Experts and Government
An essay in the The Australian touches on issues that I often write about on this blog.
The tendency to regard public opinion as the prisoner of irrationality informed the attitude of the elite towards the public display of emotion throughout most of the 20th century. Officials and opinion makers were particularly worried about the capacity of radical ideologies to generate too much political emotion. The passion and anger of protesters on the streets were regarded as the antithesis of reasoned and enlightened democratic process. Furthermore, it was generally assumed that, once mobilised, irrational emotionalism could vanquish the forces of rationality. That is why economist Joseph Schumpeter argued for the need to limit access to public affairs. Schumpeter believed that “utilitarian reason was simply no match for the extra-rational determinants of conduct”. The social sciences, and specifically sociology, continually communicated a sense of distrust towards the views and opinions of the public. Haney notes that in post-war America many prominent sociologists possessed a “profound suspicion of the character and inclinations of the American people”.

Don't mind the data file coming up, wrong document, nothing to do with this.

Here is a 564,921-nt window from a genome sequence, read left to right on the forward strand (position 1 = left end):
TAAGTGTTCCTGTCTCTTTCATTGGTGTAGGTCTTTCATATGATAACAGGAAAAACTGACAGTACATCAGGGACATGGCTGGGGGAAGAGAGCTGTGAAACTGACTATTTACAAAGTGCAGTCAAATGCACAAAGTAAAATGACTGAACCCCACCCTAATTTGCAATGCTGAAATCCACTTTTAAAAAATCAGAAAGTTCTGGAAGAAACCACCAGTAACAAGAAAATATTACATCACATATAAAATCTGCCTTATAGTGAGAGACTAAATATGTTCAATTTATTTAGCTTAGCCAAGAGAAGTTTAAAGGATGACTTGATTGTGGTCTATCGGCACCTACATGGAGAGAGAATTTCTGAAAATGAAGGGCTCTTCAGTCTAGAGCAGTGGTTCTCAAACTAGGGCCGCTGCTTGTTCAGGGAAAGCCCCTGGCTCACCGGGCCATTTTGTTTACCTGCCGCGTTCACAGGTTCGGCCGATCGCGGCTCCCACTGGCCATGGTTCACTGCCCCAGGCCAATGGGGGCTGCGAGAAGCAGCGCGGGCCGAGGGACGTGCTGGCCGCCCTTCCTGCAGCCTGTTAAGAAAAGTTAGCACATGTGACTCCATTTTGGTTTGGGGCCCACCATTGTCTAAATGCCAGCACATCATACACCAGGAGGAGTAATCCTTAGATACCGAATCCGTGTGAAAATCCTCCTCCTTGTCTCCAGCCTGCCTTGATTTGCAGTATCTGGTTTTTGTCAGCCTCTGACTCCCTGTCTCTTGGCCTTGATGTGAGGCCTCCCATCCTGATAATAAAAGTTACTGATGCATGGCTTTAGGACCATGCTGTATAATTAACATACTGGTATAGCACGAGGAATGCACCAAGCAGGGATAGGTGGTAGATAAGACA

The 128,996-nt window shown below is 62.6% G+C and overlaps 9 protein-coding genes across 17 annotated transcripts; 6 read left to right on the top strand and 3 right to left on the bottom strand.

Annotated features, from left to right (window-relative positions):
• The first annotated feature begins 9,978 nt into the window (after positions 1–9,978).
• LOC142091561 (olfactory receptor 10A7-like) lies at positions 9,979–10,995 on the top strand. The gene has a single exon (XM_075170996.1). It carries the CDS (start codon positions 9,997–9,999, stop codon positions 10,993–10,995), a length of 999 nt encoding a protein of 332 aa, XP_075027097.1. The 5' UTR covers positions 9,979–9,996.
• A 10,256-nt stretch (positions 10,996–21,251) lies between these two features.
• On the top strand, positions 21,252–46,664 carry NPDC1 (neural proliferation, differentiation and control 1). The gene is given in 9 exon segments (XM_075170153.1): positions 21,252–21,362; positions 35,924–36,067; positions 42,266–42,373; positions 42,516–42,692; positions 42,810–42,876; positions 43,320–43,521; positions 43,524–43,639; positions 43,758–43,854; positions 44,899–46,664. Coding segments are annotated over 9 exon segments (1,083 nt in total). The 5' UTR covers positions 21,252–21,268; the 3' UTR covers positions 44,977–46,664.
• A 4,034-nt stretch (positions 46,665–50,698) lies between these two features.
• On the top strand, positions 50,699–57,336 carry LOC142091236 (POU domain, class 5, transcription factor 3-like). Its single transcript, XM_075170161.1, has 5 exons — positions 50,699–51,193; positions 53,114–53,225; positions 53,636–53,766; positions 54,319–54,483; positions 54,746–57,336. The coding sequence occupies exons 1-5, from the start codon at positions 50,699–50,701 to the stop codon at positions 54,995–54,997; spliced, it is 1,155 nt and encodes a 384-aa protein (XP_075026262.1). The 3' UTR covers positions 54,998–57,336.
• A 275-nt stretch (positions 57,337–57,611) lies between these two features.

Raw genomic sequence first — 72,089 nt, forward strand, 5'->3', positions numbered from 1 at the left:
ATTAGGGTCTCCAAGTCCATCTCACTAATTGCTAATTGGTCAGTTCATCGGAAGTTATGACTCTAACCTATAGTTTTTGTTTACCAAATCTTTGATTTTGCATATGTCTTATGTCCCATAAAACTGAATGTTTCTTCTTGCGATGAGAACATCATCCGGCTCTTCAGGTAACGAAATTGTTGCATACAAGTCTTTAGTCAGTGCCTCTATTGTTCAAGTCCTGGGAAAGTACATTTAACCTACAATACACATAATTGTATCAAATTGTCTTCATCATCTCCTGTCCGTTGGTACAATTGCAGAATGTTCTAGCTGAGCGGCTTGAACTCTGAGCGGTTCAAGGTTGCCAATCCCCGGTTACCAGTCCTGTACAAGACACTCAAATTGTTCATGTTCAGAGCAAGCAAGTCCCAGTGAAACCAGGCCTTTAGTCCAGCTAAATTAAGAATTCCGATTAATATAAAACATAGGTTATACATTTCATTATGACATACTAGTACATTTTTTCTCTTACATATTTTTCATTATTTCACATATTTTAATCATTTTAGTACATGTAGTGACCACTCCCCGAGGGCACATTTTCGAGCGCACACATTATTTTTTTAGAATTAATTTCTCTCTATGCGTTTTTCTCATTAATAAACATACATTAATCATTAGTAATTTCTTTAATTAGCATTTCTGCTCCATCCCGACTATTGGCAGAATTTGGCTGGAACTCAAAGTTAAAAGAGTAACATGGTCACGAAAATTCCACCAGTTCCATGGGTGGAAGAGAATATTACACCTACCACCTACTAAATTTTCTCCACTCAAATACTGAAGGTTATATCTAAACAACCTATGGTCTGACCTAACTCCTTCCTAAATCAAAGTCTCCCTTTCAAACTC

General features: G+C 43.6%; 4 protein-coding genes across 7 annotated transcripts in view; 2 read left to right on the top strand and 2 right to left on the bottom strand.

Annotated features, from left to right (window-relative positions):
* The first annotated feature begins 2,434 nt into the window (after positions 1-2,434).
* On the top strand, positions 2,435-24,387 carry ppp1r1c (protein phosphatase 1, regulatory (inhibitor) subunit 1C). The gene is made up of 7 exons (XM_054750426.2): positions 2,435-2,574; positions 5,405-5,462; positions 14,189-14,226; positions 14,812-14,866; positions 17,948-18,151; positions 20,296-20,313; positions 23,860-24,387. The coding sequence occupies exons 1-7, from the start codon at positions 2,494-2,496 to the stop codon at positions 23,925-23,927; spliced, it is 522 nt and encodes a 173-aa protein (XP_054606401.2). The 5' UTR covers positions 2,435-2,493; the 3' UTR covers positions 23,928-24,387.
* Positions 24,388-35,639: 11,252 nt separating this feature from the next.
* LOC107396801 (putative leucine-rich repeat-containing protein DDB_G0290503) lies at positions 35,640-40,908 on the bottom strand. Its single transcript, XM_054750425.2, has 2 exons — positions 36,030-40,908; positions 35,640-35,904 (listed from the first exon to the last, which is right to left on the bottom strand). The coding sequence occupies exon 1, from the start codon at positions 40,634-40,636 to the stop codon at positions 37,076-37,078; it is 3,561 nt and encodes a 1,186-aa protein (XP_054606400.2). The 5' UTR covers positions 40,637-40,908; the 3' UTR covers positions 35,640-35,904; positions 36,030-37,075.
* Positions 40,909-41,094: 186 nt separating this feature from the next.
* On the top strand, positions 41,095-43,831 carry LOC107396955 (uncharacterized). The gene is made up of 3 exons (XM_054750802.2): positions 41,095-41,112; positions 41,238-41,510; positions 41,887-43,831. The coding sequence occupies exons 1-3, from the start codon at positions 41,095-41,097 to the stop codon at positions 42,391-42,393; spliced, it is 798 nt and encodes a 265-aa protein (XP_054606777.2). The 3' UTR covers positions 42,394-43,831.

It is a long, erudite article. If readers of The Australian are game for this sort of essay, they must be an impressive lot.
The essay ends rather weakly, in my view, with a plea for generalists rather than specialists. I think that the larger implication of much of the analysis in the essay is that we ought to lower our expectations for expertise, particularly in the social sciences (one is tempted to use scare quotes for “sciences'”)